Transitioning from a single language company or product is an ongoing process. The first step is deciding which languages to support, and how to use analytics tools to measure results and maximize your return on investment. Done right, a multilingual rollout can increase your market reach and revenue by an order of magnitude or more. Done wrong, it can be an expensive cost center.
This advice is primarily aimed at website and application developers, and will help you learn which markets are most likely to adopt your product, and which languages will give you the most leverage in expanding your audience. I generally recommend that companies follow a three step process. This approach enables you to build the systems and processes needed to support multilingual services, and do so in a low cost, low risk manner during the early stages.
Step 1 : Launch Your Product In Regional Variants Of Your Home Language
The idea of localizing your service from American to British English might seem a bit silly, but this is a low-risk way to rehearse the localization process without risking a comically bad translation fail. Most companies don’t get around to putting systems and processes in place until a translation requirement is forced upon them, which almost always leads to bad results. See “What Every Startup Needs To Know About Translation” for more on this.
Besides enabling you to build your localization team and processes, and rehearse the process of launching your product in another locale, localizing into regional variants of your home language enables you to expand your reach. For example, British English is preferred by many people in the English speaking world. Adding a British flag to your site sends a welcoming message to them, and is also a proxy way of soft launching your product in the European market.
Using web analytics, you can conduct a simple A/B test to compare usage of your app or service in American English and British English. You’ll probably notice much broader usage in British English as people from the English diaspora find you. If your product is launched first in Spanish, you can do the same thing by supporting regional variants of the language, and similarly monitor usage patterns.
Step 2 : Add International Languages
Once you’re experienced with launching your site in regional variants of your home language, the next step is to add major international languages. Like English, these languages are spoken in many countries, and enable you to reach a large number of users with a relatively modest investment.
The top languages in this category include Spanish (Latin America/Spain), French (France, large parts of Africa), Portuguese (Portugal/Brazil), Arabic (Middle East) and Chinese (China/Taiwan/Singapore). By adding just five languages, you can expand your audience dramatically, as shown in the tables below.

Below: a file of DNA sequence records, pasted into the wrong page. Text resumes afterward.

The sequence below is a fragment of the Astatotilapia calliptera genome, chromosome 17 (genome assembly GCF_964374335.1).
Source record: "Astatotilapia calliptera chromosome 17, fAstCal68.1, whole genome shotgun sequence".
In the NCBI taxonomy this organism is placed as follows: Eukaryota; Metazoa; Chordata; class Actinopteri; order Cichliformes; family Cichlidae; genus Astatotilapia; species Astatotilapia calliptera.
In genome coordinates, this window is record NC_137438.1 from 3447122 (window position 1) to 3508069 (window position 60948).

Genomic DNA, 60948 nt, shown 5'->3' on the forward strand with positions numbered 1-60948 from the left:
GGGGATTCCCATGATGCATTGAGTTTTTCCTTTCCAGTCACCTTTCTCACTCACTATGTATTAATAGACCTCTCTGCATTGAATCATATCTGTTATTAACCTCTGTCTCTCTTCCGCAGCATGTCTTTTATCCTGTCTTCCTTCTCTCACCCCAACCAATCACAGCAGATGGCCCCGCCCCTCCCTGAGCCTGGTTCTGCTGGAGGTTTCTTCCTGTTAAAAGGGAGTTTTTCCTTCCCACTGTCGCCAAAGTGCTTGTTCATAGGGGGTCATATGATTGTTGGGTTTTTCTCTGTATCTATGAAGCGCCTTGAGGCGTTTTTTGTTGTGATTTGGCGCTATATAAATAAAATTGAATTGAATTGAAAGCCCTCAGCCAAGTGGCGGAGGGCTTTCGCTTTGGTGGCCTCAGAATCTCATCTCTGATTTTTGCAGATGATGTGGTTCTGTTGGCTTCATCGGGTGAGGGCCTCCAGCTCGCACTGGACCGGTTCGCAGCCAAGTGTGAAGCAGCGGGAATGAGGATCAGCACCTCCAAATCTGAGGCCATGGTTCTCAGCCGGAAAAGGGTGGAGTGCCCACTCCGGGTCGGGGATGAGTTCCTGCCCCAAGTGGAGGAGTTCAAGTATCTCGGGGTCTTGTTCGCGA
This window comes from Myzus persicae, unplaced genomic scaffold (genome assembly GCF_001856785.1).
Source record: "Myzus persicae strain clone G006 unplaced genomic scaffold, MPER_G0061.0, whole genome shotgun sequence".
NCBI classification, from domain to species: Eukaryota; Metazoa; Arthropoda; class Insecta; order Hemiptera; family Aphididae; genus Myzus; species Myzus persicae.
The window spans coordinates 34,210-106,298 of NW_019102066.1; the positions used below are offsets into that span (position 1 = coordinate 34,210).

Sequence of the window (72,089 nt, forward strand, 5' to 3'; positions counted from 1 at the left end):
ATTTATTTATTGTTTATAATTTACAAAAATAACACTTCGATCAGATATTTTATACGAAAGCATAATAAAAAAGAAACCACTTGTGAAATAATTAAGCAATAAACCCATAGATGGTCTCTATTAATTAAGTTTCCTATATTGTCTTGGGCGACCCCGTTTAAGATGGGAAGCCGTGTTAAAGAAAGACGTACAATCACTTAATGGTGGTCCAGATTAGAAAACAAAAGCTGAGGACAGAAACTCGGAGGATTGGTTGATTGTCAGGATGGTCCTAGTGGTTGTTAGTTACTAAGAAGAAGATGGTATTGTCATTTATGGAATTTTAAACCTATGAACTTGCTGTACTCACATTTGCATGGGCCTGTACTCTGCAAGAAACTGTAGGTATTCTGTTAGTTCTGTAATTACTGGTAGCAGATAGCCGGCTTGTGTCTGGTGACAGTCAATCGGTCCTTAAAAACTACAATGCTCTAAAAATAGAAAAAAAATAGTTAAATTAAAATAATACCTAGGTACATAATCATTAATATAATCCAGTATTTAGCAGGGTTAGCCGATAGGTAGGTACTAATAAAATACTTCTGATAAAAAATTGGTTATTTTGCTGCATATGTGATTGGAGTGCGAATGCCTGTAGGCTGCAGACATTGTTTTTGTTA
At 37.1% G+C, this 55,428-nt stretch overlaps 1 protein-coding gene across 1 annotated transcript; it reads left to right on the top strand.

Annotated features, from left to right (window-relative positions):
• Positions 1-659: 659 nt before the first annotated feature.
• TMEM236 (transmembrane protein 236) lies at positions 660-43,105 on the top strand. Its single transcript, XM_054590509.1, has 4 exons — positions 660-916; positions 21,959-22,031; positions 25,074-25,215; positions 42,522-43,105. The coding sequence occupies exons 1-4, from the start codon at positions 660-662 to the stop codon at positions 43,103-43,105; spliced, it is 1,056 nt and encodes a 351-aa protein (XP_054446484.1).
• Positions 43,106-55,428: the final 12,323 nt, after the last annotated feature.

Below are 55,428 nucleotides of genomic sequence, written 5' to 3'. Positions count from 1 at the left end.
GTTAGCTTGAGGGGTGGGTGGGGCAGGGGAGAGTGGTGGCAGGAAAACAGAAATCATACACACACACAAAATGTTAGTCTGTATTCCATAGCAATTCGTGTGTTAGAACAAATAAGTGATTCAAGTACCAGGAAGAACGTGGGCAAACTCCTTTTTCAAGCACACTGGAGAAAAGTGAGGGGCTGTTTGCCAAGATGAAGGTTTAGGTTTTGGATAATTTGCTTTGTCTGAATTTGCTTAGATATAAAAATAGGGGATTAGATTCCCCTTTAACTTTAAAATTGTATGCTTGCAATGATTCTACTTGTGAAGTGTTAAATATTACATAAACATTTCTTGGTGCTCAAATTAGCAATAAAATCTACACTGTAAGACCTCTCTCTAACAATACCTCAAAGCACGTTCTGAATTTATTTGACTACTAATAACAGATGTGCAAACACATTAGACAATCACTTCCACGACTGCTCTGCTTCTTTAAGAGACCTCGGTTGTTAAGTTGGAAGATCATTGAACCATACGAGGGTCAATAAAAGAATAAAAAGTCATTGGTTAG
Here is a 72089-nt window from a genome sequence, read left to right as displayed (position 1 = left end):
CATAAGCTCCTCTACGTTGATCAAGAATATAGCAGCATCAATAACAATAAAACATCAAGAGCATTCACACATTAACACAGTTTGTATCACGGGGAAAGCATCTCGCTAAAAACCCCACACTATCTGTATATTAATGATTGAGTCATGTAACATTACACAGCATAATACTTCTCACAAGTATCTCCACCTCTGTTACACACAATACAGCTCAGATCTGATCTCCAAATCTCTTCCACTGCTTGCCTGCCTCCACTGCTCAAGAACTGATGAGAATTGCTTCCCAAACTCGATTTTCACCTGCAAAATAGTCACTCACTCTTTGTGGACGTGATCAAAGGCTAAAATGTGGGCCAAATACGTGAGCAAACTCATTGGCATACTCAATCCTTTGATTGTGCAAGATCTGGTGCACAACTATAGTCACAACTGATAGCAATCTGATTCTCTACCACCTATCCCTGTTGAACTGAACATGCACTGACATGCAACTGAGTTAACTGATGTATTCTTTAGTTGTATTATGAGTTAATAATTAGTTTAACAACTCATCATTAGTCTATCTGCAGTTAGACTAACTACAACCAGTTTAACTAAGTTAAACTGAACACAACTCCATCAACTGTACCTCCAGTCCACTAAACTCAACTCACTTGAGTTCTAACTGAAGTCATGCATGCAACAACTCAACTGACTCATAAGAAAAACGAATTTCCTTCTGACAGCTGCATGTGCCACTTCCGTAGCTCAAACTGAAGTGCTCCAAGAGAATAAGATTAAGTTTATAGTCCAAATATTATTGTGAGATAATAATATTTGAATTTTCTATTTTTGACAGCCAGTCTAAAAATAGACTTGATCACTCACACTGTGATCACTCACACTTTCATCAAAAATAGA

English (second language) | population 1.4 billion
Chinese | 8 countries | population 1.2 billion
Spanish | 20 countries | population 428 million (*)
English (native language) | population 400 million
Arabic | 24 countries | population 370 million
French | 29 countries | population 367 million
Portuguese | 9 countries | population 238 million
Combined with English, these five languages enable you to reach approximately 4 billion people, over half of the world’s population.
Step 3 : Add Major National Languages
Not all markets are equal in terms of revenue or audience potential, so once you’ve launched in the top international languages, you may want to branch out to support major national languages, and target the most developed and populous countries in doing so. Examples of languages in this category include German, Italian, Japanese, Korean, and Russian. The list you decide to target will depend on which countries are most important to your company.
Step 4 : Add Countries/Languages With Strong Audience Growth
By supporting major international languages, you’ll be able to reach users in virtually every country on Earth. You can use web/app analytics to track which countries are growing fastest, and spot emerging markets quickly. For example, your cycling news service might turn out to be especially popular in the Netherlands, making a Dutch localization a good investment to encourage stronger audience growth and user retention.